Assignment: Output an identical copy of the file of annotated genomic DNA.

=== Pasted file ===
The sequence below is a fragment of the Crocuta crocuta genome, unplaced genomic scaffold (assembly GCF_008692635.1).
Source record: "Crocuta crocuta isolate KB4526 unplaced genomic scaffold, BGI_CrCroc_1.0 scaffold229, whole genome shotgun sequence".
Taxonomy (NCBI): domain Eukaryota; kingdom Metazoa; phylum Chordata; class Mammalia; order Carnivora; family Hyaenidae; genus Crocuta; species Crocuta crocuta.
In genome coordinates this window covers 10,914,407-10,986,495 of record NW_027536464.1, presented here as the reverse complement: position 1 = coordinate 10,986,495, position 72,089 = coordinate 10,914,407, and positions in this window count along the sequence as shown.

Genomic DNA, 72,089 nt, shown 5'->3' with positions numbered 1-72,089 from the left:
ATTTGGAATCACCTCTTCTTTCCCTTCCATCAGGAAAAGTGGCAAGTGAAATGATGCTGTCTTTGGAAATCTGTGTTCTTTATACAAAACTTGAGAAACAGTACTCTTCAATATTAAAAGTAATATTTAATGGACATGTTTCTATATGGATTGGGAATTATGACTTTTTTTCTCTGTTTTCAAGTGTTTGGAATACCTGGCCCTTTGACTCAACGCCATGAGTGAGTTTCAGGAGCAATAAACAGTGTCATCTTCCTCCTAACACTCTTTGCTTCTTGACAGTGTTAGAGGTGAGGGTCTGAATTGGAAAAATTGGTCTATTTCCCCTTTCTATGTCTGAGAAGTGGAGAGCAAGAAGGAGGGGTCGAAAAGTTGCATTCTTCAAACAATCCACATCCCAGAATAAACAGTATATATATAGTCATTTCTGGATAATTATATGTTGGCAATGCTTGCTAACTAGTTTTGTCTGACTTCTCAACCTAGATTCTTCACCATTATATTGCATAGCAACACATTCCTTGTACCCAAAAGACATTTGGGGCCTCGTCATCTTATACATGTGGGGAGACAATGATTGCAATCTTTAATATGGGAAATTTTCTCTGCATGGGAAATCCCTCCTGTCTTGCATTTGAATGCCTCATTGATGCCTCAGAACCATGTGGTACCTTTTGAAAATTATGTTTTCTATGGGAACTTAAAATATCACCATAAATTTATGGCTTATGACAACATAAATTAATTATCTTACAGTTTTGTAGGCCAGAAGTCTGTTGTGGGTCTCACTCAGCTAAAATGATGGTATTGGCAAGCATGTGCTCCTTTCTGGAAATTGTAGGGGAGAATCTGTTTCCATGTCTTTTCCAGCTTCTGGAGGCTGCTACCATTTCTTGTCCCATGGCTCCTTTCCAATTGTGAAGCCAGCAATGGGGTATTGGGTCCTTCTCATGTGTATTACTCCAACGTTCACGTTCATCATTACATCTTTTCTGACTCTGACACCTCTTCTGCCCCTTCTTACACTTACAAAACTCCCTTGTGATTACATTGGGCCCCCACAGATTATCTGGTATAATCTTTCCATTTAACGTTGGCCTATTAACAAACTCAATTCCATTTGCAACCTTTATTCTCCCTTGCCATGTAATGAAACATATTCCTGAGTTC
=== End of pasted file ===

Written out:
The sequence below is a fragment of the Crocuta crocuta genome, unplaced genomic scaffold (assembly GCF_008692635.1).
Source record: "Crocuta crocuta isolate KB4526 unplaced genomic scaffold, BGI_CrCroc_1.0 scaffold229, whole genome shotgun sequence".
Taxonomy (NCBI): domain Eukaryota; kingdom Metazoa; phylum Chordata; class Mammalia; order Carnivora; family Hyaenidae; genus Crocuta; species Crocuta crocuta.
In genome coordinates this window covers 10,914,407-10,986,495 of record NW_027536464.1, presented here as the reverse complement: position 1 = coordinate 10,986,495, position 72,089 = coordinate 10,914,407, and positions in this window count along the sequence as shown.

Genomic DNA, 72,089 nt, shown 5'->3' with positions numbered 1-72,089 from the left:
ATTTGGAATCACCTCTTCTTTCCCTTCCATCAGGAAAAGTGGCAAGTGAAATGATGCTGTCTTTGGAAATCTGTGTTCTTTATACAAAACTTGAGAAACAGTACTCTTCAATATTAAAAGTAATATTTAATGGACATGTTTCTATATGGATTGGGAATTATGACTTTTTTTCTCTGTTTTCAAGTGTTTGGAATACCTGGCCCTTTGACTCAACGCCATGAGTGAGTTTCAGGAGCAATAAACAGTGTCATCTTCCTCCTAACACTCTTTGCTTCTTGACAGTGTTAGAGGTGAGGGTCTGAATTGGAAAAATTGGTCTATTTCCCCTTTCTATGTCTGAGAAGTGGAGAGCAAGAAGGAGGGGTCGAAAAGTTGCATTCTTCAAACAATCCACATCCCAGAATAAACAGTATATATATAGTCATTTCTGGATAATTATATGTTGGCAATGCTTGCTAACTAGTTTTGTCTGACTTCTCAACCTAGATTCTTCACCATTATATTGCATAGCAACACATTCCTTGTACCCAAAAGACATTTGGGGCCTCGTCATCTTATACATGTGGGGAGACAATGATTGCAATCTTTAATATGGGAAATTTTCTCTGCATGGGAAATCCCTCCTGTCTTGCATTTGAATGCCTCATTGATGCCTCAGAACCATGTGGTACCTTTTGAAAATTATGTTTTCTATGGGAACTTAAAATATCACCATAAATTTATGGCTTATGACAACATAAATTAATTATCTTACAGTTTTGTAGGCCAGAAGTCTGTTGTGGGTCTCACTCAGCTAAAATGATGGTATTGGCAAGCATGTGCTCCTTTCTGGAAATTGTAGGGGAGAATCTGTTTCCATGTCTTTTCCAGCTTCTGGAGGCTGCTACCATTTCTTGTCCCATGGCTCCTTTCCAATTGTGAAGCCAGCAATGGGGTATTGGGTCCTTCTCATGTGTATTACTCCAACGTTCACGTTCATCATTACATCTTTTCTGACTCTGACACCTCTTCTGCCCCTTCTTACACTTACAAAACTCCCTTGTGATTACATTGGGCCCCCACAGATTATCTGGTATAATCTTTCCATTTAACGTTGGCCTATTAACAAACTCAATTCCATTTGCAACCTTTATTCTCCCTTGCCATGTAATGAAACATATTCCTGAGTTC